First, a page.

This gospel is more about life than it is money, though the two are not unrelated. Jesus is being descriptive not prescriptive. Jesus is not telling us what we should do with our wealth. He is describing what our wealth does to us; how it traps and possesses us, denying us the life we most want. If you do not think of yourself as wealthy consider this. An income of $25000 per year places you in the wealthiest 10% worldwide and just $5000 puts you in the top 15%. (See Perhaps we should be shocked. Perhaps we should grieve.

That we usually hear this text as being all about our money, our wealth, reveals just how easily we confuse our wealth and possessions with our life. That’s why it is so hard “for those who have wealth to enter the kingdom of God.” I think that’s also why Jesus answered the man by talking about money. Too many of us are looking for what a friend of mine described as a “hearse with a trailer hitch.” We want to take it all with us.

We don’t get to do that. Someday we will leave behind the life we have created for ourselves, the possessions we have acquired, and the wealth we have accumulated. It might be next week, in five years, or thirty years. Or we can choose to make it today. That’s what Jesus asked of the man in today’s gospel. It is what he asks of us.

We can choose this day to let go, to die before we die. It means that we allow our spirit to rise above ourselves. We don’t take ourselves more seriously than we take God. It means our life is to be found in Christ not in wealth and possessions. We live from a security other than savings and insurance. Our primarily investment is not in our retirement but in our neighbor. Ultimately, it means we do not create our own life, we receive life, we inherit it. We are not owners of our life but stewards and caretakers of God’s life in the world, each other, and ourselves. We are free to possess without being possessed by our wealth.

Christ alone makes it possible to let go, to die. We surrender all that we are and all that we have and find that we now lack nothing. We have inherited all that Christ is and has. The life we sought is now the life we live.


  1. Been meaning to comment how much I liked this post. We often confuse our careers and possessions with our life. The only problem is that when those are gone, who are we and what do we have left then? I like the Derek Webb song Rich Young Ruler’s description of this interchange –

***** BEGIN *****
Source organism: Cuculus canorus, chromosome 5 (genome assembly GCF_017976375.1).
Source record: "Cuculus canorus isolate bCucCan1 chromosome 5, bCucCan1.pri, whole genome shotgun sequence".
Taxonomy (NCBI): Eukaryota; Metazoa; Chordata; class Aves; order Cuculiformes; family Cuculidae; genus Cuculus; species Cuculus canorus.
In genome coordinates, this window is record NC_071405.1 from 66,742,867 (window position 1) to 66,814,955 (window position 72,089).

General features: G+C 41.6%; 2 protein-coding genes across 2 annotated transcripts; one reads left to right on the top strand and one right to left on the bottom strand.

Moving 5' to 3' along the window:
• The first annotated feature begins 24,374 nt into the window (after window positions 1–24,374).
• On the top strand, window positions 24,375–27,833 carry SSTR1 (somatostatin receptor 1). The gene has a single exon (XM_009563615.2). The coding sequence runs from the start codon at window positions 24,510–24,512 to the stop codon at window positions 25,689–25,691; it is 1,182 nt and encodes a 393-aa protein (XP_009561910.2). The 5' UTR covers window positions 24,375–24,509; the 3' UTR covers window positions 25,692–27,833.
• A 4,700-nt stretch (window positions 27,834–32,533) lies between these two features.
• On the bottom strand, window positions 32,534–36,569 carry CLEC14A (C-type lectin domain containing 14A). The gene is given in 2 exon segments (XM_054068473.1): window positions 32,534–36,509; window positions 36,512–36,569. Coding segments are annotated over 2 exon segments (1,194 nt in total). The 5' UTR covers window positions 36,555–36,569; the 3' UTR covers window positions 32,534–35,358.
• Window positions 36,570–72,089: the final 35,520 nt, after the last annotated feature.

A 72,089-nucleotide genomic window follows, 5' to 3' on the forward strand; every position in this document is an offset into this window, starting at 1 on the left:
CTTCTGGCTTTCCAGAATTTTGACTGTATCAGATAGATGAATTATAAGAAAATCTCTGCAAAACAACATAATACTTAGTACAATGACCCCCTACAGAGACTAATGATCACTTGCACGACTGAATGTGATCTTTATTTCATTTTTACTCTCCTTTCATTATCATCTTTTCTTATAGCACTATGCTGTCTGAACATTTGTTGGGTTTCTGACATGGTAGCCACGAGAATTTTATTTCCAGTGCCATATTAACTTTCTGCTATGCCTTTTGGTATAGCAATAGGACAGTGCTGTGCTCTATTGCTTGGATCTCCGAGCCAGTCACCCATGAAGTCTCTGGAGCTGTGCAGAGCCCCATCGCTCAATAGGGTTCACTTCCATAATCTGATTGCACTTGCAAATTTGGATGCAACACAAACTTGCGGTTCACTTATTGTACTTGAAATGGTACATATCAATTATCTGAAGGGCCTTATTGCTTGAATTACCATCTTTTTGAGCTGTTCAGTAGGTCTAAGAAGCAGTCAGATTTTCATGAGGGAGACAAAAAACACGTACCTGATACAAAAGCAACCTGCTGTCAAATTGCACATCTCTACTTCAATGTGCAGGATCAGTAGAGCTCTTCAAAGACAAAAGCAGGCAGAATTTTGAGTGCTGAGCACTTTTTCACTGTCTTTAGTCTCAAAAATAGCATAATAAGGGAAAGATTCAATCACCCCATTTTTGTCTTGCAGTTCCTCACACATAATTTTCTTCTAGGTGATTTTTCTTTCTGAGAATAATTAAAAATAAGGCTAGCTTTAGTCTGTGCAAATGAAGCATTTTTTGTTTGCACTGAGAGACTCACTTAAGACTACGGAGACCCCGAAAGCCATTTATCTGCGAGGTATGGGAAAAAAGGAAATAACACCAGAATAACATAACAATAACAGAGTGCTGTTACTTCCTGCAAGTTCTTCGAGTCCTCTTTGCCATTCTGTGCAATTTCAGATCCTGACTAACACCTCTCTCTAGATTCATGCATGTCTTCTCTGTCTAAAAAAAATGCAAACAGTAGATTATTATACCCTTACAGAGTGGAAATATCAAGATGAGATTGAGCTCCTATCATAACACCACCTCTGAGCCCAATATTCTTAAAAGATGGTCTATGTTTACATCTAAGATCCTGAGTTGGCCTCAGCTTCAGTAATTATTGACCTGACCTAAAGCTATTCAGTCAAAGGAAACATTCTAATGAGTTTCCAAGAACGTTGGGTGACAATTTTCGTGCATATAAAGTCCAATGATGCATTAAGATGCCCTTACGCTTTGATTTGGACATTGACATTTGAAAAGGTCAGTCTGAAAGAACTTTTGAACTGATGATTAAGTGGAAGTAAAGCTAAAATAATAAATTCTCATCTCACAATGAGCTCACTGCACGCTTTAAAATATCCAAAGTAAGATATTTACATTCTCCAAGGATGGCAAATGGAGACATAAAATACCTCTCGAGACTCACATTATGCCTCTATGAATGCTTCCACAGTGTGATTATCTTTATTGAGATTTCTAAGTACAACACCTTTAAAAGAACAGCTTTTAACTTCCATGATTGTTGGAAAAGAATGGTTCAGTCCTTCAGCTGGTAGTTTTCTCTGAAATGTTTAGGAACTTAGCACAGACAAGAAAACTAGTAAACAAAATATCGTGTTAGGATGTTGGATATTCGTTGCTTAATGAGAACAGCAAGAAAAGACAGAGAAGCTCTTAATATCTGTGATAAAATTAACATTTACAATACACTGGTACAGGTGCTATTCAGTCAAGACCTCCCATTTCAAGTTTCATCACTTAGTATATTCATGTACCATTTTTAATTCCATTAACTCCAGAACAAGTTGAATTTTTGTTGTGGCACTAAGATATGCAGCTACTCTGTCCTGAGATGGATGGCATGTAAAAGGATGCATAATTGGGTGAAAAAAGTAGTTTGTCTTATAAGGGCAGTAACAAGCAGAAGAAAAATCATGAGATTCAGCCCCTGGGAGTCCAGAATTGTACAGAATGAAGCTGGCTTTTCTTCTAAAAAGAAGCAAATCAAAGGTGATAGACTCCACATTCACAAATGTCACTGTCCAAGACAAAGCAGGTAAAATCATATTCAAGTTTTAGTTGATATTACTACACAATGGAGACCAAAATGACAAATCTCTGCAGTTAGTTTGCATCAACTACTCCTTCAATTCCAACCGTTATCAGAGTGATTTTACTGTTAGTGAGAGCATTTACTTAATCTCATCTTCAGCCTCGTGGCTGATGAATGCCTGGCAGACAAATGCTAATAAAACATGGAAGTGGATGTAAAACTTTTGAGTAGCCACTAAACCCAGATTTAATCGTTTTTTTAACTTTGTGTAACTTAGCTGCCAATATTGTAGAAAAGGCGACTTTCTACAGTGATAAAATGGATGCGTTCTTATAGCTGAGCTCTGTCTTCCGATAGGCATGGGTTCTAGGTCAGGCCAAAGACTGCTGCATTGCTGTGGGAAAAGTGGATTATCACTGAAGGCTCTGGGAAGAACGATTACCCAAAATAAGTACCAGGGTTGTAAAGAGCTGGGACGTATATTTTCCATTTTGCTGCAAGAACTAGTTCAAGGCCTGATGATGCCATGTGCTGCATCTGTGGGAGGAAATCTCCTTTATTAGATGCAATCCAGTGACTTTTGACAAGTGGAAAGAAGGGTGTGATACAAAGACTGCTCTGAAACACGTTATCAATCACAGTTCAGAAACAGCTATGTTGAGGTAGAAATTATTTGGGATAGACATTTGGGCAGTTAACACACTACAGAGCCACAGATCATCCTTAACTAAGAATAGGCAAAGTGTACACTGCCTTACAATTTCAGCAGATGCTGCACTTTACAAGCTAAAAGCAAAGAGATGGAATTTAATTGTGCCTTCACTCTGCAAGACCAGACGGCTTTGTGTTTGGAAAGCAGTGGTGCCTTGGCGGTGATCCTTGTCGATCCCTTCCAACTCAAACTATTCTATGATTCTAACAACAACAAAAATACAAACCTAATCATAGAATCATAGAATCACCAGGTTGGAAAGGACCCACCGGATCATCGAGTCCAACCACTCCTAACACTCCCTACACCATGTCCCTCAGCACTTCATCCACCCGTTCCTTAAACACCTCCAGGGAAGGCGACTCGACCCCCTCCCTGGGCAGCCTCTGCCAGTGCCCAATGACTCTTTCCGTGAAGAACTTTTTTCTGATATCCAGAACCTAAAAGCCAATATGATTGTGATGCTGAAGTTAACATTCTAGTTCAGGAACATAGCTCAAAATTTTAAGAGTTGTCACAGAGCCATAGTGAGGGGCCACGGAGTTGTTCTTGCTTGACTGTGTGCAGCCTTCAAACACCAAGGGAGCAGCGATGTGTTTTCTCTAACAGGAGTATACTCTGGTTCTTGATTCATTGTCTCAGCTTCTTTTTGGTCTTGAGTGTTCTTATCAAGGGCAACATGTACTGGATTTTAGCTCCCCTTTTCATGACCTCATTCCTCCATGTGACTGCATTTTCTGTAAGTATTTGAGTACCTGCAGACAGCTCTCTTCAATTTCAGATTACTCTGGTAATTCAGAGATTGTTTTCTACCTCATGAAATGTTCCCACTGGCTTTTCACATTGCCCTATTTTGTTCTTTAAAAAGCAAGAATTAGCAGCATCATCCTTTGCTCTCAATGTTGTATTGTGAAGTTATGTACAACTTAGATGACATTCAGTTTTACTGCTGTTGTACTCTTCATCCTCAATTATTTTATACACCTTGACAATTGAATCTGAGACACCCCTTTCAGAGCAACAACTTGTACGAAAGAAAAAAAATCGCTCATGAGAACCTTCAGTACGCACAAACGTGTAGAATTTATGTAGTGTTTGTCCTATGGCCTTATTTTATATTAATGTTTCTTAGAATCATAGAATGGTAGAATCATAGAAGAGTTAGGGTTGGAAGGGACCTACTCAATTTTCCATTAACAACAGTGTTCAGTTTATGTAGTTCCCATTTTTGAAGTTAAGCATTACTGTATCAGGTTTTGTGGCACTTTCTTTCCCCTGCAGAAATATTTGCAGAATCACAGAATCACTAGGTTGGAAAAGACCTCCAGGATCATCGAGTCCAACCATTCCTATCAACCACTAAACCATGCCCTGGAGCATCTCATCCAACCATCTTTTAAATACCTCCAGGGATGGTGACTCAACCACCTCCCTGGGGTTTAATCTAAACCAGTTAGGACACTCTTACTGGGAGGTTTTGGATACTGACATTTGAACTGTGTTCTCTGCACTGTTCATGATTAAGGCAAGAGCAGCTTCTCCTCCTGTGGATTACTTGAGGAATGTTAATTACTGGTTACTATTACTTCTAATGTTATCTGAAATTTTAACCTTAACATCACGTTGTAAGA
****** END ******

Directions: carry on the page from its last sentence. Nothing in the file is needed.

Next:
Christ calls out, “Come on and follow me, but sell your house, sell your SUV, sell your stock sell your security and give it to the poor.”

    The ruler responds “What is this? Hey what’s the deal? I don’t sleep around and I don’t steal!”

    To which Christ responds “I want the things you just can’t give me.”

    Sad but true. To be possess wealth and not be possessed by it is one of the most difficult things of all.

    Peace be with y’all


    1. Thanks Jon Mark. Letting go is one of the most difficult practices. I makes us really have to consider where and from whom we find our identity, meaning, and security.



  2. Thank you for this post.
    I find it striking that Jesus can put the Gospel into whatever terms his friends need to hear: “Fishers of men,” “Sir, give me this water always”, “I have had food to eat that you do not know”

    “Our primary investment is not in our retirement but in our neighbor.” – I like this : )


    1. Michael, that is a great observation about how Jesus sees us and our needs uniquely, offering to each according to need. In that regard the rich man’s wealth and possessions might be stuff but it could also be patterns of behavior or thinking, identity, self-perception – anything to which we are attached.

      God’s peace be with you,